• Definitions of sexting vary but there is a general consensus that it involves ‘sexually explicit content communicated via text messages, smartphones, or visual and web 2.0 activities such as social networking sites’ (Ringrose et al. 2012, p. 9).
  • Behaviour can include nude or semi-nude still images or video captured of oneself, or of oneself and a sexual partner, ‘sexually suggestive messages’ including written texts sent via mobile or smart phone device, or through emails or instant messages in online chat programs (NCPTUP 2008). 
  • Images or videos that are not self-produced, for example, images or videos that have been downloaded of others – not of oneself – from the internet are not included in the definition of sexting, but possessing or forwarding such images or videos may still be an offence.
  • When young people under the age of 18 years are involved, sexting is considered as a form of child pornography and treated as a crime. It is an offence to take, keep, send or ask for child pornography.
  • Although Western Australia’s laws consider the age of 16 years as the age of consent for sex or sexting, the national law of Australia make it illegal to send, request or possess pictures or videos of anyone under 18, even if the offender is also under 18. This law applies to anyone using the Internet or a mobile phone despite the different laws in Western Australia. 
  • The maximum jail sentence for child pornography is up to 15 years, and can additionally place the culprit on the sex offender register. 
  • An image is considered as child pornography if a young person is showing their private parts, posing in a sexual way, undertaking a sexual act or in the presence of someone who is doing any of these, and a reasonable adult would find that image offensive. Child pornography can include either real life or photo-shopped pictures.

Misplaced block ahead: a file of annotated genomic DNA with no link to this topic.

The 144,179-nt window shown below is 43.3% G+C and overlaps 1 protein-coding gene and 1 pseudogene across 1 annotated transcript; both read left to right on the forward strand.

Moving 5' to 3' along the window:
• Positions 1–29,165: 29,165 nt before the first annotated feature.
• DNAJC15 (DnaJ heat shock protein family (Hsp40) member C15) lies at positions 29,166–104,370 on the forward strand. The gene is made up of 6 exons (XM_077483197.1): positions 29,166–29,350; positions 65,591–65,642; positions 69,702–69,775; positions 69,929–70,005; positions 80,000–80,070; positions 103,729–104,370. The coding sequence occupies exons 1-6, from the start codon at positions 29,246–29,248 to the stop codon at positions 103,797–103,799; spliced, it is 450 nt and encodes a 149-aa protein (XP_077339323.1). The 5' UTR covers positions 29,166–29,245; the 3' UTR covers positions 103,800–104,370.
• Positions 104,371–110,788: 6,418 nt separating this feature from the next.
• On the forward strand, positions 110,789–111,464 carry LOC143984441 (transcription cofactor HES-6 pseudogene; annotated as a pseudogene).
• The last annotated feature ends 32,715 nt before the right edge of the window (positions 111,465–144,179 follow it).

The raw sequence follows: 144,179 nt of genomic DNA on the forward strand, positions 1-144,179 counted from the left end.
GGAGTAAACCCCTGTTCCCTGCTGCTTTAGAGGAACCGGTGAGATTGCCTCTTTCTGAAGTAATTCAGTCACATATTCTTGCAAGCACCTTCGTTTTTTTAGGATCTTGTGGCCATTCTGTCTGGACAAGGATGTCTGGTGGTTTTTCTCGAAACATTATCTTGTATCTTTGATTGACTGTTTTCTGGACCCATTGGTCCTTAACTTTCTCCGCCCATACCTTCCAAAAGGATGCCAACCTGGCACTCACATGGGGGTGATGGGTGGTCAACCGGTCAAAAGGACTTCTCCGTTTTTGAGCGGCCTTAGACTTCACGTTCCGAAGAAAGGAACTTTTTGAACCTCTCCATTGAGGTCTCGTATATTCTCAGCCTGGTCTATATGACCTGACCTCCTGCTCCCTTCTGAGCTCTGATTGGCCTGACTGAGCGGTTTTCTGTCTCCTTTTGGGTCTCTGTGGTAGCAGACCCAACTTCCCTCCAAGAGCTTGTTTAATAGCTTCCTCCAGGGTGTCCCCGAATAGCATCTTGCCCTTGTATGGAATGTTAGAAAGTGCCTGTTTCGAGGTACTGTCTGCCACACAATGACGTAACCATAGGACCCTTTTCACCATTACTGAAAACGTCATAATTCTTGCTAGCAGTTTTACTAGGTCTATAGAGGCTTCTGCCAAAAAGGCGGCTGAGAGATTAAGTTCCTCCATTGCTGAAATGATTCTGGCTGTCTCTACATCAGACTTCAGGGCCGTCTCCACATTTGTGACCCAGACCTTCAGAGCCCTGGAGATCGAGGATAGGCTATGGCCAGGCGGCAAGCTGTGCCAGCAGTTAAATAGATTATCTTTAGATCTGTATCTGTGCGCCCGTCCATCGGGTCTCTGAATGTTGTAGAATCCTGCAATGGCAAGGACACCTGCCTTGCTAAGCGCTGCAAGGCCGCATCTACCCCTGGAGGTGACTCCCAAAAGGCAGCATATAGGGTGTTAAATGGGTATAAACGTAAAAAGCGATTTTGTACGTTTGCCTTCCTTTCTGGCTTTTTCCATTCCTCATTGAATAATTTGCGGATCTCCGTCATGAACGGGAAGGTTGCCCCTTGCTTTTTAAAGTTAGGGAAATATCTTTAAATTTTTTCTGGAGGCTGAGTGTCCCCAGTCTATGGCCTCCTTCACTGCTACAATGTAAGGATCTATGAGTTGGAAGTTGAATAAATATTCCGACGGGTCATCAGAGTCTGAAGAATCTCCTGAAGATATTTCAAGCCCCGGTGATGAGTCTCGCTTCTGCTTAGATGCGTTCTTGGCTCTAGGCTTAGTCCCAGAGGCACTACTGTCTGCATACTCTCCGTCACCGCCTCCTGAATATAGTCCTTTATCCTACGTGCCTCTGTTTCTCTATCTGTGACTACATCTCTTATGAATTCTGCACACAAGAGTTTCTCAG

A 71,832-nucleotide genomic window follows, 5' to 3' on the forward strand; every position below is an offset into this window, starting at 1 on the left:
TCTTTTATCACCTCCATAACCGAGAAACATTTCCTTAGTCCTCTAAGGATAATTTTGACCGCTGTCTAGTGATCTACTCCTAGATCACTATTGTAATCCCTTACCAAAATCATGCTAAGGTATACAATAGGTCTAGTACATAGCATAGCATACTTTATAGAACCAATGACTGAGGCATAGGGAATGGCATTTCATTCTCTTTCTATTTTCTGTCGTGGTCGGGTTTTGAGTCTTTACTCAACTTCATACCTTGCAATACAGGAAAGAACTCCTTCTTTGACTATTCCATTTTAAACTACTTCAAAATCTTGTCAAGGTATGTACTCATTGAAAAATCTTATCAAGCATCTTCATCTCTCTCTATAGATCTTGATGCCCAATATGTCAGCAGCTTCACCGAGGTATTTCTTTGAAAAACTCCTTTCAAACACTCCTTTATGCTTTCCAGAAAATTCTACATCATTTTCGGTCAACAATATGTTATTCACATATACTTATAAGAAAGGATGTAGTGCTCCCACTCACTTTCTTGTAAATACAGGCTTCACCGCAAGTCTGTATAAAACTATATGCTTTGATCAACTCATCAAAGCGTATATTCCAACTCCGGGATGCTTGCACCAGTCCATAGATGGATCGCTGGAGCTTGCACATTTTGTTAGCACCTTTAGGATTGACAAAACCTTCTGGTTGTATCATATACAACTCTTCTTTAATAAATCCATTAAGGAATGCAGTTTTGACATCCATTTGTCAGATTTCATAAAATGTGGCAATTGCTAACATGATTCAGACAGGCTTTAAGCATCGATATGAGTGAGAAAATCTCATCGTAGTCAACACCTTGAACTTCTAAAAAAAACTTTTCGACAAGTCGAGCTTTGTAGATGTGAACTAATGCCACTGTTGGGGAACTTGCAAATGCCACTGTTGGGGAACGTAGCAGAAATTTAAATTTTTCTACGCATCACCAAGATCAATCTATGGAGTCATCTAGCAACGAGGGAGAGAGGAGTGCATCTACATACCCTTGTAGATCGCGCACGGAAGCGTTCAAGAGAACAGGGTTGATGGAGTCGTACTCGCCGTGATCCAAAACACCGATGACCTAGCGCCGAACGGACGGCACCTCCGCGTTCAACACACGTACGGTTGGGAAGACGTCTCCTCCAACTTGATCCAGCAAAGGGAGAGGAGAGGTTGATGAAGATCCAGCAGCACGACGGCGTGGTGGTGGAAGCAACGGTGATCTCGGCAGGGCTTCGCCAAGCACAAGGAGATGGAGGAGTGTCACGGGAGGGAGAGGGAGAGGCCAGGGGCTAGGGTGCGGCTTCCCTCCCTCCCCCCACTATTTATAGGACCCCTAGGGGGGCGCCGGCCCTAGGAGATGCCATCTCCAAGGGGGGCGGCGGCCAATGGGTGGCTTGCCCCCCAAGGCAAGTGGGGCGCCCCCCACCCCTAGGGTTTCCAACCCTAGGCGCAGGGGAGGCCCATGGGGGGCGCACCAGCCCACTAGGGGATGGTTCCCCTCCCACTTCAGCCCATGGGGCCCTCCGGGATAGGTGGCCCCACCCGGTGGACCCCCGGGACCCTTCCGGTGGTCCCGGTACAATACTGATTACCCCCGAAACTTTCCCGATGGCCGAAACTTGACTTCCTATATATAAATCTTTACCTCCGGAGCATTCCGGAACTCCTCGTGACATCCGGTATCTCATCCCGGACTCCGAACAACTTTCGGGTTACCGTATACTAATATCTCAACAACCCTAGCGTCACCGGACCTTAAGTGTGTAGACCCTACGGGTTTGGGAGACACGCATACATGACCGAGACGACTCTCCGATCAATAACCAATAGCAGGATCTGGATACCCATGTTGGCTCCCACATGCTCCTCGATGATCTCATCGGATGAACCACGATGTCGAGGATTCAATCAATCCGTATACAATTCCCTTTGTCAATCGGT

• Sexting is not necessarily punished as severely as child pornography. When child pornography laws passed, no one realised that they might one day be used against young people who took pictures of themselves or of others their own age. As such, the police may not enforce child pornography laws and instead decide to do one of the following:
    • Charge the offender with a lesser crime.
    • Send the offender to youth justice conferencing.
    • Give the offender a warning.
    • Let the parents or school decide the final punishment. 
  • These punishments not only apply to those who have received or distributed sexts/sexual images. Even if a young person has taken a photo of his/herself and sent it willingly, the above legal consequences can apply. 
  • Speak with your child and inform them about the legal consequences of sexting. Let them know that sending or possessing child pornography is illegal in Australia. Encourage them to be careful about sending and sharing sexual images through their phone or the Internet, even if this is with consent. 
  • For further information and support regarding the legal consequences of sexting, please contact the following organisations:
  • The Naked Truth app